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Where Would You Photograph? (7-11)

In this activity children take on the role of Earth observation scientists submitting a request for an image they would like for their research. This gives them the opportunity to consider the possibilities of pictures taken from orbit (and the limitations) and to write scientifically for a specific audience. It...

Seeing Temperatures

This activity allows students to investigate how images are produced from data streams by using first a spreadsheet and then an image-processing program. They then go on to see how the usefulness of such a monochromatic image may be enhanced by using lookup tables and calibration. The materials used focus on the...

From the Ground and From the Sky

This activity introduces the idea of remote observation by asking children to match photographs such as lakes, mountains and cities taken from the ground with early astronaut photographs. Children then compare the images from the ground with the astronaut picture of the same place. This activity is also suitable...

Scratch for sensing and control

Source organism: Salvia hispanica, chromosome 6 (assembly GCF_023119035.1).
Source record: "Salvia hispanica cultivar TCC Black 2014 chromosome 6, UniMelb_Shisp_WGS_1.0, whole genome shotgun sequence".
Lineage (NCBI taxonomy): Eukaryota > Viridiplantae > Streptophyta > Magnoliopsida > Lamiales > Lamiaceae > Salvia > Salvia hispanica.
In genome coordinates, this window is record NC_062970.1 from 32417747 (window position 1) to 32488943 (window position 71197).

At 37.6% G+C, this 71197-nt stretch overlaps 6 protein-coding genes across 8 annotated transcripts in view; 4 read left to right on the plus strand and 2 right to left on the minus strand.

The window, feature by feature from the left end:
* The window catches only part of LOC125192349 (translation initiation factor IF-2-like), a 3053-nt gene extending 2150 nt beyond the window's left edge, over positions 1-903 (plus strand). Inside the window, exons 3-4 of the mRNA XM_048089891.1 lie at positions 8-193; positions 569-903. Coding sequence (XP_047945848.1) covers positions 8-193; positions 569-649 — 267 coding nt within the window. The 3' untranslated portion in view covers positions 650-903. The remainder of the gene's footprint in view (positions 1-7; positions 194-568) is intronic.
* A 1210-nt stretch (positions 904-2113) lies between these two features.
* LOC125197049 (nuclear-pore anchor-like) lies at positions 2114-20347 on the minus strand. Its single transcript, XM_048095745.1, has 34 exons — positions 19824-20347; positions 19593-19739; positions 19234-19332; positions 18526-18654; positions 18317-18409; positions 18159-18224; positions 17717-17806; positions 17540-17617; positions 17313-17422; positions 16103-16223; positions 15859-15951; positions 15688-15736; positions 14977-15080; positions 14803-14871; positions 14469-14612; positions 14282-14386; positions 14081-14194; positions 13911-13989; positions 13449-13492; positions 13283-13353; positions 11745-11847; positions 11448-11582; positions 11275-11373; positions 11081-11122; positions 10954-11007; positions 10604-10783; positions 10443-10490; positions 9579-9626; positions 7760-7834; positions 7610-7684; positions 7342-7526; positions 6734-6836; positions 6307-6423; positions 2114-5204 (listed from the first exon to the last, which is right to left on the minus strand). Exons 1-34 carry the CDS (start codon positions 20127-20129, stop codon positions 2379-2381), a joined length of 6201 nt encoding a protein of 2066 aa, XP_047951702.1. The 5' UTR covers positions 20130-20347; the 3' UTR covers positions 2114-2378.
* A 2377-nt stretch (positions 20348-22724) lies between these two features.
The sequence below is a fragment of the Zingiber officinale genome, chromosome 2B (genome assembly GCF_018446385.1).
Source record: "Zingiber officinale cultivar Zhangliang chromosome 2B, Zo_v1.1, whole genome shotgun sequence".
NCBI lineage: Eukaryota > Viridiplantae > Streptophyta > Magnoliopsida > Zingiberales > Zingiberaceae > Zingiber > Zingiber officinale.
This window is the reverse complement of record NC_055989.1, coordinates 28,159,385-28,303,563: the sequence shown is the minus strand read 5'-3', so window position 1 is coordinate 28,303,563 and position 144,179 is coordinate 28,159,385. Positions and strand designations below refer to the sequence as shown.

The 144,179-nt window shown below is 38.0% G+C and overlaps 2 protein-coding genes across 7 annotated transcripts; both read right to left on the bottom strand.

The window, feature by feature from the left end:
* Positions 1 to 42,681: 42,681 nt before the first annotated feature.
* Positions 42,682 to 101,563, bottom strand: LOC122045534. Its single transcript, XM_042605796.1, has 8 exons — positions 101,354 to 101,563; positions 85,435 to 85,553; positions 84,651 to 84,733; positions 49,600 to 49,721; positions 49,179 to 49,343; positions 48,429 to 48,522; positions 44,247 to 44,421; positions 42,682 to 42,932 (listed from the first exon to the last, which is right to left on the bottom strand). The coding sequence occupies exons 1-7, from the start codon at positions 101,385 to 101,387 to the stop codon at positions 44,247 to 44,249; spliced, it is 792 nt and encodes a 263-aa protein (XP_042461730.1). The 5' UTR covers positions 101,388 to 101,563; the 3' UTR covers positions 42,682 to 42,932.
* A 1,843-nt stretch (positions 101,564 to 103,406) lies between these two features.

This resource gives examples of Scratch 2 sensing data from Vernier USB temperature and motion sensors. Using a £10 BLE dongle it also communicates wirelessly with devices including the TI Sensor Tag2, the BBC micro:bit and the Ollie robotic toy. Scratch can be used offline or run through the Chrome browser.

Building Images

In this activity, students create colour images from satellite data. This allows them to study how different surfaces reflect different wavelengths of light, how coloured images are created using an RGB model, and how band combinations can be chosen to examine a particular landscape effectively.

Getting Started with Astro Pi

 

Astro Pi is the name of a small computer developed by the Raspberry Pi Foundation, in collaboration with the UK Space Agency and the European Space Agency (ESA).

There are two very special Astro Pi’s. Their names are Ed and Izzy, and they have been qualified for spaceflight. They are now onboard...

Astro Pi Worksheet

This simple worksheet explains the inputs, sensors and outputs on the Astro Pi board. It contains a section for students to fill in with their ideas and a description of what they would use the Astro Pi for on the International Space Station.

Dijkstra's Algorithm

Dijkstra's algorithm finds the shortest path for a given problem. Dijkstra's algorithm can be used to find the shortest route between two cities. This algorithm is so powerful that it not only finds the shortest path from a chosen source to a given destination, it also finds all of the shortest paths from the...

Hello World Haskell for Key Stage 1 and PD

In this article from Hello World we discuss how the foundations of computer science can contribute to Key Stage 1 mathematics and vice versa.

UTOPIAE - CPD for Advanced Higher Physics/Maths teachers

UTOPIAE presents two...

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